Here’s A Map Of Where Scientists Have Found Mosquitoes Capable Of Carrying Zika In The U.S.

Image courtesy of Centers for Disease Control and Prevention

Mosquitoes are annoying enough, what with their desire to chomp on juicy humans. However, if the same kind of suckers that carry Zika virus elsewhere in the world could be dwelling among us, that could make them more than irksome: it could make them downright scary. So where exactly in the U.S. could mosquitos capable of carrying Zika mosquitoes show up?

You might’ve seen a map health officials released a few weeks ago, which made it seem like Aedes aegypti — one of the same insects that carries Zika in Central and South America — are basically everywhere, as NPR’s Health Shots points out.

(The Aedes albopictus mosquito can also transmit Zika with its bite, but they’re “less likely to spread viruses like Zika, dengue, chikungunya and other viruses,” the Centers for Disease Control says).

Here’s the map showing the estimated range for the A. aegypti mosquito, in case you didn’t see it:

CDC

CDC

That looks like, well, a lot of the country, as NPR’s Michaeleen Douclef points out, which could send folks rushing to the closest drug store for bug spray.

But there’s another, newer map from CDC scientists that breaks it down, county by county, showing where those scientists have collected A. aegypti over the last 20 years.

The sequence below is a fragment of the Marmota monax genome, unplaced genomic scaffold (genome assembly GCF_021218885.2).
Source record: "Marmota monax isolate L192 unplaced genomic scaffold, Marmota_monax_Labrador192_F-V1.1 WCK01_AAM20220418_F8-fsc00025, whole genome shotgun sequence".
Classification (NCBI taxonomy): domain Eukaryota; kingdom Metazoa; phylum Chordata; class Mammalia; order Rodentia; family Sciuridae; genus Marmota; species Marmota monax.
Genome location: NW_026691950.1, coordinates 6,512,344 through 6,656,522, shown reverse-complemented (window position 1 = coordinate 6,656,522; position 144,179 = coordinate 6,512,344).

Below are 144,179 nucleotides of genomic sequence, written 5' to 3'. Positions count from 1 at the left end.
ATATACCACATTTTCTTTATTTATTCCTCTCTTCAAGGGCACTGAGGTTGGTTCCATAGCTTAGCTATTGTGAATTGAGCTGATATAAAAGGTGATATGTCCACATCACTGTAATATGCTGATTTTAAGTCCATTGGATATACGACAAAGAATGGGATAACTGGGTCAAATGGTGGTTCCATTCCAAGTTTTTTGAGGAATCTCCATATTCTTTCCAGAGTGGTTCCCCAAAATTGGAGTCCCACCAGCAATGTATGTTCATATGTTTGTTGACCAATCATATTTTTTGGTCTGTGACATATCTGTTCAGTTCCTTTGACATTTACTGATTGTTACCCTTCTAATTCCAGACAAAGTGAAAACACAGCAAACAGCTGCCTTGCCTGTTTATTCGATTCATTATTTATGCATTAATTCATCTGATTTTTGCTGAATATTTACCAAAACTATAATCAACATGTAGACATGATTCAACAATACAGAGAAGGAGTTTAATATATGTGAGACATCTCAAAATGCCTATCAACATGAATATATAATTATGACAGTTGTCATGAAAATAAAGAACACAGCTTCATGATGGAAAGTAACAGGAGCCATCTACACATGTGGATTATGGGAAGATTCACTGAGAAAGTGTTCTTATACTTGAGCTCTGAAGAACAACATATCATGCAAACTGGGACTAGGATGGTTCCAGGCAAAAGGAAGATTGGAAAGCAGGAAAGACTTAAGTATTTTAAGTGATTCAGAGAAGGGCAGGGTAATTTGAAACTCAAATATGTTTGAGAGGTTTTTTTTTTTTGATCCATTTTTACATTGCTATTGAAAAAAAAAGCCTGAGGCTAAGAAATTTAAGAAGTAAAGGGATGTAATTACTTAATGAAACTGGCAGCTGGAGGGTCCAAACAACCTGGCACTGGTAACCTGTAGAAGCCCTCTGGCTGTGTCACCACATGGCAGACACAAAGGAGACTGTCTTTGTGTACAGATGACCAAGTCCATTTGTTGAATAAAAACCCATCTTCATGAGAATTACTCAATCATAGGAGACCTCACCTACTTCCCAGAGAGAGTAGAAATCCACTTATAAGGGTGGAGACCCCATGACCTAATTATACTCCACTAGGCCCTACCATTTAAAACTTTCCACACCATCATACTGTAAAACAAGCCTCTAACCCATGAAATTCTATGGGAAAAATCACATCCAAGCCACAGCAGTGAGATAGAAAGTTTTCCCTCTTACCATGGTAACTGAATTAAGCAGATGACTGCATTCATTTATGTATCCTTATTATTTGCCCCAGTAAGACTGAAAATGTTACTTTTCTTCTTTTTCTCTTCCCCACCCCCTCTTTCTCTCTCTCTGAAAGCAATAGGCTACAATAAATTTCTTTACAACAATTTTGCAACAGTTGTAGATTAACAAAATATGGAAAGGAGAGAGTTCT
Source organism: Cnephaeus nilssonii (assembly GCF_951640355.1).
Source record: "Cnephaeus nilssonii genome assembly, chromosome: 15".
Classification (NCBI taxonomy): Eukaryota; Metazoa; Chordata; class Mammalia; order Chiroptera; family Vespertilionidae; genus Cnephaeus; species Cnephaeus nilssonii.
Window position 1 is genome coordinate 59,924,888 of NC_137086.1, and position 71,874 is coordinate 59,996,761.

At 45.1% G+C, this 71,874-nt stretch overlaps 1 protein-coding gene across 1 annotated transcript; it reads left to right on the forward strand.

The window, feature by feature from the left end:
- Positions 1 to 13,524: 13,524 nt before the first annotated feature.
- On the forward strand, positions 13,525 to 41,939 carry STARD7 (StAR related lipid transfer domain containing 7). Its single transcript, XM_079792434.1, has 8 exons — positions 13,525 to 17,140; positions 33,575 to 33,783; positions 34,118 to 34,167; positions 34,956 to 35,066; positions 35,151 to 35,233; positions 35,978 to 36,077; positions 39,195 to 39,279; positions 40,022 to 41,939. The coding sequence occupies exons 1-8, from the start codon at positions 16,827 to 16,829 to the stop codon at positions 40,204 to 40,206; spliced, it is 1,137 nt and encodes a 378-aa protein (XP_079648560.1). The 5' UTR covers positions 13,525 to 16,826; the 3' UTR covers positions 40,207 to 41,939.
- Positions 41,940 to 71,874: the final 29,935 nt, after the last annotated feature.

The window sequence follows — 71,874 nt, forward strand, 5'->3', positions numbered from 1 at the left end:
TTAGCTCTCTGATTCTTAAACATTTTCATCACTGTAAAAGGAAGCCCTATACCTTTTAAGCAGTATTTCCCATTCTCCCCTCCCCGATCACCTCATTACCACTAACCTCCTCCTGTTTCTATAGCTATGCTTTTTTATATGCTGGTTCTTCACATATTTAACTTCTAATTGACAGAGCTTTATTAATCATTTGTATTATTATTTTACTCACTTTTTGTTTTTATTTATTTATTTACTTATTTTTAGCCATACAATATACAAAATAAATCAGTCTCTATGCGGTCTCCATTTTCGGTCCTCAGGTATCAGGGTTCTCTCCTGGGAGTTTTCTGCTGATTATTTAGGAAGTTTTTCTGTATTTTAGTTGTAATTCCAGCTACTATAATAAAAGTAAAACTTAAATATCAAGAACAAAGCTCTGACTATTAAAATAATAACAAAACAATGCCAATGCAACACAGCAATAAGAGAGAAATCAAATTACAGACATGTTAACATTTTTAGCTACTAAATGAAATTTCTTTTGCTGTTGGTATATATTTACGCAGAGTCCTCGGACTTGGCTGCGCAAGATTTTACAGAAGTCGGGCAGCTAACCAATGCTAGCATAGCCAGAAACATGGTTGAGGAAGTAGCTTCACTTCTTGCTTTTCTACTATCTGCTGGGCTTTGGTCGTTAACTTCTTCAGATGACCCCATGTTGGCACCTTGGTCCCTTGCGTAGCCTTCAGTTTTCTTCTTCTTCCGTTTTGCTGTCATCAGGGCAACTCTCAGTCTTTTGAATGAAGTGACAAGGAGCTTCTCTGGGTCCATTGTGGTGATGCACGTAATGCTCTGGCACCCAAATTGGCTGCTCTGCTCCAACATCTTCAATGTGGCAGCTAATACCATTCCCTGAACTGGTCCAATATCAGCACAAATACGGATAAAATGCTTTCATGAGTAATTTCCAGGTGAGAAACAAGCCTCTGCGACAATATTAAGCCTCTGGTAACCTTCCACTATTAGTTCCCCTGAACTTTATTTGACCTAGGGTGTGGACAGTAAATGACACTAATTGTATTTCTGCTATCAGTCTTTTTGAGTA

Here’s the new one:

Centers for Disease Control and Prevention

Centers for Disease Control and Prevention

In the map, the yellow counties reported A. aegypti mosquitoes during one year between 1995 to 2016; orange counties reported mosquitoes in two of those years; and red counties had A. aegypti mosquitoes during three or more years in the last two decades.

That doesn’t mean those bugs are carrying Zika, it just means they’re the same kind that are capable of carrying it. It represents “the best knowledge of the current distribution of this mosquito based on collection records,” entomologist John-Paul Mutebi and his colleagues at the CDC wrote in the Journal of Medical Entomology.

Hot hangouts for mosquitoes include spots you might think of when you think of the bugs, including southern Florida along the Gulf Coast southern Texas, places that are already on the lookout for Zika after having problems with a related virus called dengue.

Other areas show red on the map that you perhaps wouldn’t expect, like California’s Bay Area, Washington, D.C., and the Dallas-Fort Worth area.

It’s important to note that these two maps show different things, Mutebi told NPR.

“The first map showed where the climate is able to sustain populations of A. aegypti,” he explains. “This new map shows reports from counties where these mosquitoes were found in the last 20 years.”

The second map isn’t necessarily the whole picture, either, as not all counties have mosquito surveillance programs. Some that do are only focused on looking for the mosquito behind the West Nile Virus. Which yes, means there could be A. aegypti somewhere you don’t expect, but no, that doesn’t mean you’ll get Zika from it.

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